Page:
Life seemed quite relaxed, the girls had settled after the shock of their brother leaving the house. Having only two young people in placement meant that we could give them more time than if we had the original four. The Local Authority was very supportive and both the schools we were dealing with provided excellent contacts and worked well with us. We had a great LA Social Worker and, of course, an excellent Supervising Social Worker. The girls were doing well, they both had made some great friendships and they were achieving excellent grades. The eldest of the two remaining girls appeared to be more like her Dad than her Mum and seemed like she just wanted to be part of the family. She had a great relationship with our own kids and family and she would often help around the house with small jobs like hovering and loading and unloading the dishwasher. The younger girl would help but had to be asked, sometimes more than once. The youngest was definitely her Mothers daughter. Paternal Grandparents called to speak to the girls and, afterwards, asked us if the girls could go down to them at the next half term, we, of course, said yes. We would drive them down and they would bring them back. The girls were very excited and very positive about seeing Nan and Granddad. Nan and Granddad were a very positive influence on the children and it also meant that they would have some contact with their Dad and their Aunt, also people who provided a positive influence. If you looked at Mum and Dad you would not put them together. Dad came from a respectable family who valued good behaviour and education whereas Mum came from quite a dysfunctional background and considered education to be a ‘waste of time’. Unfortunately the four children had spent time with their Mum and she had stopped the paternal family being anywhere near them.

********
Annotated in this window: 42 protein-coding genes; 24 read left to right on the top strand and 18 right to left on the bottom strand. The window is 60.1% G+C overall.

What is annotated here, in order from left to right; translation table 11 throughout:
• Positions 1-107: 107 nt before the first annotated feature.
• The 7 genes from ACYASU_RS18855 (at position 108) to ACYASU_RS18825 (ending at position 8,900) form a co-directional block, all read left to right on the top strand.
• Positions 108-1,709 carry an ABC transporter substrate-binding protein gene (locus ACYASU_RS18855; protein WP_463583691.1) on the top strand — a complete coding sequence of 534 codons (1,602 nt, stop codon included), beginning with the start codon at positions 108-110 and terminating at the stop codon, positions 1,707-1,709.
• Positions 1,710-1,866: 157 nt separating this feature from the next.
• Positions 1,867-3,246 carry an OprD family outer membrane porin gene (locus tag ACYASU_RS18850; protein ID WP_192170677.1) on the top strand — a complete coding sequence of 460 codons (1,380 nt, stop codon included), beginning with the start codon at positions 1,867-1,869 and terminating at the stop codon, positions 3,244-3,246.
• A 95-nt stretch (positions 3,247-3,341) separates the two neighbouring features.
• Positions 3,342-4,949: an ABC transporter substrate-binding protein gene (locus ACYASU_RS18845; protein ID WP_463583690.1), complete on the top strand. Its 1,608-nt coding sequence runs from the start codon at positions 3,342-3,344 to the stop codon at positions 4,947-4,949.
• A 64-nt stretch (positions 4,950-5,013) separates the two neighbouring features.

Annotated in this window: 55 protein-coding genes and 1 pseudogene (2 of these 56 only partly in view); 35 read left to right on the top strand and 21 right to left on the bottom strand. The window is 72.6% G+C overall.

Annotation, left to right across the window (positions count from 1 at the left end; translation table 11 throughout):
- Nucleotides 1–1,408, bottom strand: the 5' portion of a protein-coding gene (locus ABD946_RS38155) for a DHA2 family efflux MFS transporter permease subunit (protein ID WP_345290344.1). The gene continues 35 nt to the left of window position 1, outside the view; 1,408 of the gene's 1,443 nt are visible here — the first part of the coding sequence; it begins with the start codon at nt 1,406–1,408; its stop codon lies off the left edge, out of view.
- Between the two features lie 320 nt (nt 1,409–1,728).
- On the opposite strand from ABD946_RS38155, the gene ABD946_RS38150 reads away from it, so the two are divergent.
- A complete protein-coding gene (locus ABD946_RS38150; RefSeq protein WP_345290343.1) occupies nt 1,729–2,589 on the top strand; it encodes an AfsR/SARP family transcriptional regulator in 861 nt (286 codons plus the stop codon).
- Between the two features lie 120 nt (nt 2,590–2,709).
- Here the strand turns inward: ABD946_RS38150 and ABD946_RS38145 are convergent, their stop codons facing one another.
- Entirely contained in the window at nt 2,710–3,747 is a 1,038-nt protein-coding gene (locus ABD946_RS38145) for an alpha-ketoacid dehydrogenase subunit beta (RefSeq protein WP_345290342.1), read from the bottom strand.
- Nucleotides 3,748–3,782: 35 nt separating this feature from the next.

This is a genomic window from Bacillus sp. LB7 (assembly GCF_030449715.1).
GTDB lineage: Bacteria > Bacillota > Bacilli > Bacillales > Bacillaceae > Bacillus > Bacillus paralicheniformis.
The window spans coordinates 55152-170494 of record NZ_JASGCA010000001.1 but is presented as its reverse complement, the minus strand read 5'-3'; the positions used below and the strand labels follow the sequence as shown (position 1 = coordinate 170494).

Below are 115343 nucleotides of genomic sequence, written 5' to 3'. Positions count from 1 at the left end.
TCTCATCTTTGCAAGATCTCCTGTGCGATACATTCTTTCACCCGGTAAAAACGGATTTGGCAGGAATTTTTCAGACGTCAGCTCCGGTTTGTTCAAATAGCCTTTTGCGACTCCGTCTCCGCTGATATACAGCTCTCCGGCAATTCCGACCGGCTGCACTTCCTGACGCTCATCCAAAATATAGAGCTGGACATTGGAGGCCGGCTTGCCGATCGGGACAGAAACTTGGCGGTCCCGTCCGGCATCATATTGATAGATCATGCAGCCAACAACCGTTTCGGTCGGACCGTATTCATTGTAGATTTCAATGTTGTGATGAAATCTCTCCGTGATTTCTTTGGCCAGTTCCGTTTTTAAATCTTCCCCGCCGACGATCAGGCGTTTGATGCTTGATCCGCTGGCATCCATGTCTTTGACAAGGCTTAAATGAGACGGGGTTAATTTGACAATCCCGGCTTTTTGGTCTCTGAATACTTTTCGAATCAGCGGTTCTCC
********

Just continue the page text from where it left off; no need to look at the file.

Paternal family had been quite prepared to look after all four children when Mum admitted to struggling mentally. They were horrified that their Grandchildren were going in to care. It would have been far more beneficial for the children to go to their Grandparents. They could have got far more positive input from Grandparents. However they hadn’t had much positive early life input so both us, as Foster Carers, and their paternal family were working as hard as possible to change a few negative attitudes that the girls had originally had, such as their attitude towards education. Mum had very little education, apparently, and was kept at home at a time when Social Services never really got involved in absence from school. Therefore Mum had treated her children the same. This is usually called learned behaviour and it seems to be a common thread in Foster Care and the young people you deal with as a Foster Carer. It’s interesting to see how many young people’s negative behaviour is learned from parents who have gone through very similar issues. So the girls went off to their Grandparents. We had a long drive to ‘deliver’ them and we then spent a couple of days staying down that particular part of the world before driving home. It was nice to have a few days just with our own children and family and just relaxed. The day before they were due back we received, out of the blue, a call from Mum demanding to talk to the girls. We basically just said no without going into any details as we didn’t want to put any pressure on paternal Grandparents.

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